National Lead Poisoning Prevention Week (NLPPW)
I’ve spent most of my adult life traveling and working to protect people from the exposure of solid hazardous materials such as Lead-Based Paint, Asbestos, PCBs, etc. by teaching them how to take simple steps to prevent that toxic exposure.
I’m horrified as to how much lead-based paint is still manufactured and used throughout the world and happy to know and point to the fact that we here in the United States have an awareness and existing educational programs dealing with this important issue. These are sometimes followed as an example and model of how this issue can be intelligently handled all over the world.
As I travel internationally, I’m continually stunned that many industrial and advanced countries are still using large amounts of harmful and obsolete lead in their paints. Not only the lead additive is proven to be so harmful to our health especially for children, but it is also now a completely unnecessary component that is still being used in many paints and coatings. This is so unnerving and disappointing to me as someone who has studied about the harmful effects of lead on humans and the documented history of its destruction to families and the environment. I’ve been personally involved with those that have experienced how debilitating lead exposure can be and how preventable this is.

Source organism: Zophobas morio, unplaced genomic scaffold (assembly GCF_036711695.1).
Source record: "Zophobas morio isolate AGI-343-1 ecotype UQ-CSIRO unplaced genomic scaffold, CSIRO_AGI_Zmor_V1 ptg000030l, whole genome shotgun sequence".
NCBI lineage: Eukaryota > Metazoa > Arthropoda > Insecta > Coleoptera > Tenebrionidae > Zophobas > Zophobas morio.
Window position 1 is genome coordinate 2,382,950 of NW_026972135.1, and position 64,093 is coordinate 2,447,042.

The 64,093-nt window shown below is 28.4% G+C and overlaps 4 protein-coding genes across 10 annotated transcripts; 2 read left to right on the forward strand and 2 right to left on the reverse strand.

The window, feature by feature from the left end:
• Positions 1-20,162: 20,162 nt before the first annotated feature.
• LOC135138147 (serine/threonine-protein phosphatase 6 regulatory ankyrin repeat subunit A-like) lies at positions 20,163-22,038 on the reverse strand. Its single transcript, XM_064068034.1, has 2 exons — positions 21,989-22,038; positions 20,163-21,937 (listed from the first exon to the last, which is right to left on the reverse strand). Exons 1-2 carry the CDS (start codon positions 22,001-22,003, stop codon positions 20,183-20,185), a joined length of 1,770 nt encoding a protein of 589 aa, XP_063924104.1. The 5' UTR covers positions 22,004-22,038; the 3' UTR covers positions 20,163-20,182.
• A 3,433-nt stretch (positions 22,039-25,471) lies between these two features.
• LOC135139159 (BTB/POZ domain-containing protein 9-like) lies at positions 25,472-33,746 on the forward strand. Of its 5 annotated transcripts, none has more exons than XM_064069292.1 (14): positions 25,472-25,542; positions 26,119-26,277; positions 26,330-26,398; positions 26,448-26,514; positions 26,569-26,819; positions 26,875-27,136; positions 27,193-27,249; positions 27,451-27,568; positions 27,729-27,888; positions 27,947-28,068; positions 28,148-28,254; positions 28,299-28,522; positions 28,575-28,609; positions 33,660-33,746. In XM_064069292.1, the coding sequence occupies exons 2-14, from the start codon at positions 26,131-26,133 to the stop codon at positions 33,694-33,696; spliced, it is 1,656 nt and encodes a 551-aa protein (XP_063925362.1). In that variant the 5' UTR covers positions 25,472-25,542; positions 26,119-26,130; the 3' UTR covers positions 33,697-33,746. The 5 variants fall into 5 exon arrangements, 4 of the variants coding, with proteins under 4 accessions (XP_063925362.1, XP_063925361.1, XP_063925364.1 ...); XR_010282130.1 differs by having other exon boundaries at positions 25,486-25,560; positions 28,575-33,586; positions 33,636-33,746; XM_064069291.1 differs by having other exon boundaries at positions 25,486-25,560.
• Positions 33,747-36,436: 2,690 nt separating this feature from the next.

Any good qualities that were believed about lead in paints is continually overshadowed and further darkened by the devastating heath concerns. Those qualities have also been replaced and improved on with less offensive ingredients. All these makes the use of lead in paints unacceptable and needing of replacement.
Part of the purpose of Lead Poisoning Prevention week is to further discussions on lead exposureprevention and response, identify the sources of exposure and know what resources are available for help.
Below are some helpful sources of information on how to identify and deal with the hazards of toxic lead-based paint:
Find out more about how to safely deal with solid hazardous materials and other important building issues by contacting me at www.EncasementGUY.com
And Remember- Why Replace? Just Encase!